Tuesday, 27 May 2014

Knowing when your ego is in control

The ego is our identity as we perceive it. Within the ego, the mind, resides our self image. It consists of all the attributes we must live up to and the expectations that have been heaped upon us; like a crippling load callously strapped to a mule's  back. Even his strong hardy legs shake with the effort of supporting it.

Indeed we stumble through life learning who we are from other people, because we don't really have any idea. And by the same token we easily see who others are, and we tell them.

So our ego identity is constructed by other peoples interpretations of our actions....(oh youre the boxer, your the guy who reads, you must be very clever, you eat really healthy stuff, you must know a lot about diet, wow your muscles are huge, youre ace at playing poker, you have so many jokes....etc.... All assumptions and judgments, some born of admiration, others of jealousy others dislike...

And we are for some reason charged with the responsibility of its maintenance.... (oh i didn't expect that from you...youre not acting yourself recently.....what's gotten into you.....) It's like people are saying 'Oh no, Fred that's not how you behave. You behave like this.'

And they are saying this because they have spent time and effort to construct a Fred they know, the least you could do is continue to be him. Now they have to re-adjust, change the judgements, add more details, more information and people would rather have you in their little box that says 'Fred' and you are the perfect fit for that box. They don't like making new boxes or having to alter the shapes of their boxes... Nobody has time for that!

However the ego, or box, or self image, or *insert clever metaphor here* is a two way thing. You have to agree with it, or maintain it or be that mule supporting the load. So we act, speak and look in a certain way that we think we ought to. We don't know why we need to act in this way. Only that its who we are, its our identity.

We need first to remember that our identity is created primarily by our actions and then by how people interpret them. The duty of its maintenance does not exist; we only feel it as a need to conform to expectation.

So to bring this into k1 or combat sports in general, how do you know when your ego has inflated to the point of interfering with your training?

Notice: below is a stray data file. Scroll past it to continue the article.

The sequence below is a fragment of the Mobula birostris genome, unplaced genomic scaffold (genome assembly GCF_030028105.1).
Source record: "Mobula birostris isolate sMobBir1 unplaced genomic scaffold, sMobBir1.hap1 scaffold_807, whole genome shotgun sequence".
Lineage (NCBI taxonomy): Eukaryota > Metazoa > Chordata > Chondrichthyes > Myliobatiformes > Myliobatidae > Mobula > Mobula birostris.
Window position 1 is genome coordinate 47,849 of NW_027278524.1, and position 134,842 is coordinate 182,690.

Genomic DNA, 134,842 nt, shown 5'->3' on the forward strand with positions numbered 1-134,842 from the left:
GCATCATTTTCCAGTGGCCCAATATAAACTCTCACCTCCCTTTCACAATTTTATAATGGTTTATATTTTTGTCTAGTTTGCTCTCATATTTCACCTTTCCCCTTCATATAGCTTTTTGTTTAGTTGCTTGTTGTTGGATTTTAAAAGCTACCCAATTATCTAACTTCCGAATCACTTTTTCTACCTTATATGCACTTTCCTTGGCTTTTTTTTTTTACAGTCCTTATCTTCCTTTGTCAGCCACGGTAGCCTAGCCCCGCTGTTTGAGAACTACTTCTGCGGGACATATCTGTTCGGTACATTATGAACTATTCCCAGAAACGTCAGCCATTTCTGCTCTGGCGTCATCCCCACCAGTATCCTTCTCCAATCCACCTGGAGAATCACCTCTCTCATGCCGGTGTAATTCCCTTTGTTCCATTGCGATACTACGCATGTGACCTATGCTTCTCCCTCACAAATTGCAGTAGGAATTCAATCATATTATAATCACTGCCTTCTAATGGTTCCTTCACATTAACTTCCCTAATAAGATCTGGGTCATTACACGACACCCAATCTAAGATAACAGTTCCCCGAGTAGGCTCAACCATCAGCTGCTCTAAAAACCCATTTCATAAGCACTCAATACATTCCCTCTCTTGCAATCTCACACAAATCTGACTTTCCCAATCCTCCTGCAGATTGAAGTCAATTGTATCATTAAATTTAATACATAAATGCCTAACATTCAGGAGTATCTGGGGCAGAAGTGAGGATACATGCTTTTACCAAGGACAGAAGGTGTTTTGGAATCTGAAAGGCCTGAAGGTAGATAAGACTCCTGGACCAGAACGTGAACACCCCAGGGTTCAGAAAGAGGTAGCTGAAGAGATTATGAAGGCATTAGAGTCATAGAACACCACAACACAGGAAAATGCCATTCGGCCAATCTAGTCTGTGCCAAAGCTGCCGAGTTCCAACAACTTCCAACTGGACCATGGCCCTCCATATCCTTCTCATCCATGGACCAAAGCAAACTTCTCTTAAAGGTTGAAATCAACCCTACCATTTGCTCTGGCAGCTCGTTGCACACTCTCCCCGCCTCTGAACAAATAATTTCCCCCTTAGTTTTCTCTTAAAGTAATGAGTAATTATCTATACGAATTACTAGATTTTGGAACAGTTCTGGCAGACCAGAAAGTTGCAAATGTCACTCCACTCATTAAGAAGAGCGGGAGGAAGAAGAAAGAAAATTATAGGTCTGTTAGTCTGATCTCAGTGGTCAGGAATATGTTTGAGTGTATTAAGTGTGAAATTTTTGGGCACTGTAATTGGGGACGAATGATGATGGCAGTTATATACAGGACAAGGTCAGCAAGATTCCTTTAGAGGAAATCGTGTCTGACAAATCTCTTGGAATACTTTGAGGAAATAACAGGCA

Usually this occurs in sparring sessions. My experience has been that it shows when I start to think I'm better than some folks at the gym. This is not the problem in and of itself. I am a more capable fighter than some of the guys there, the problem is when I have to start proving it. Either to myself, to the other guys themselves who I am supposedly better than, or to people watching.

At this point, I start taking shots, light, easy stuff to see coming but the misty vision of the ego mind obscures certain things. Why an I taking simple shots? I'm way better than Joe bloggs he should not be tagging me like this! More shots taken from rookies. I start to reason, everyone has their off days, you just need to chill, stop being so uptight. Not for a second do I consider their skills might be improving a little...

Back to more advanced partners, feeling annoyed at having made so many stupid mistakes with the rookies...
I up my game, begin landing my own shots and eventually see a big opening and take it, for a split second my ego has an orgasm as my shin lands on a good friend's head. He shakes it off because we're used to taking big bombs from each other. Then I just feel like a bum hole.

The hurting your sparring partners is an easy way to know that youre trying to prove something, there is no need for such intensity when sparring that your shots can cause injury.
The second way I find I'm ego-sparring is when I just get my arse kicked by every single partner. Rookies, usual partners, advanced guys, my coach. I catch myself coming from a place of worrying about their opinions of me.
Desperate not have them out-perform me or look down on me.

This is a weak place to come from in training. But it has happened a few times to me. I can not explain why, a mixture or pride and misguided self image mixed in with my arsehole side and boom, ego trip.

It is important therefore that when we find our ego has grabbed the steering wheel and we are not being authentic in our thoughts, words and actions that we get beaten up in sparring. Or loose badly against our rival football team, or get beaten at tennis by the new kid, or get submitted by the white belt at jiu-jitsu.

All these things deflate the ego and remind us of the strongest place to come from in our thoughts words and actions. Which is a willingness to learn.

If we are acting in a certain way to maintain our self image we know the ego is in control. But back when the self image was made, when people saw what you did and interpreted it in a certain way, who was behind the wheel then? What was their agenda?

That person had nothing to uphold and so the action was authentic. You're not playing to the crowd when you dance in the shower but when out in public the 'self image boxes' must be ticked

Common ones include....
Tough guy
Strong guy
Up for anything
Always drunk
Always sober
Loves drugs
Hates drugs

All of these are personality traits that we may have displayed on a single occasion. But once they are assigned to us by others they become, for no reason at all, a chore to keep as a part of who we are.

In training for any combat sport, do not allow your 'self' (ego) to think its better than any one, everyone has something to teach you, be willing to learn. (Then tomorrow, be unwilling to learn if the subject doesn't excite you ;).
Well done if you read all that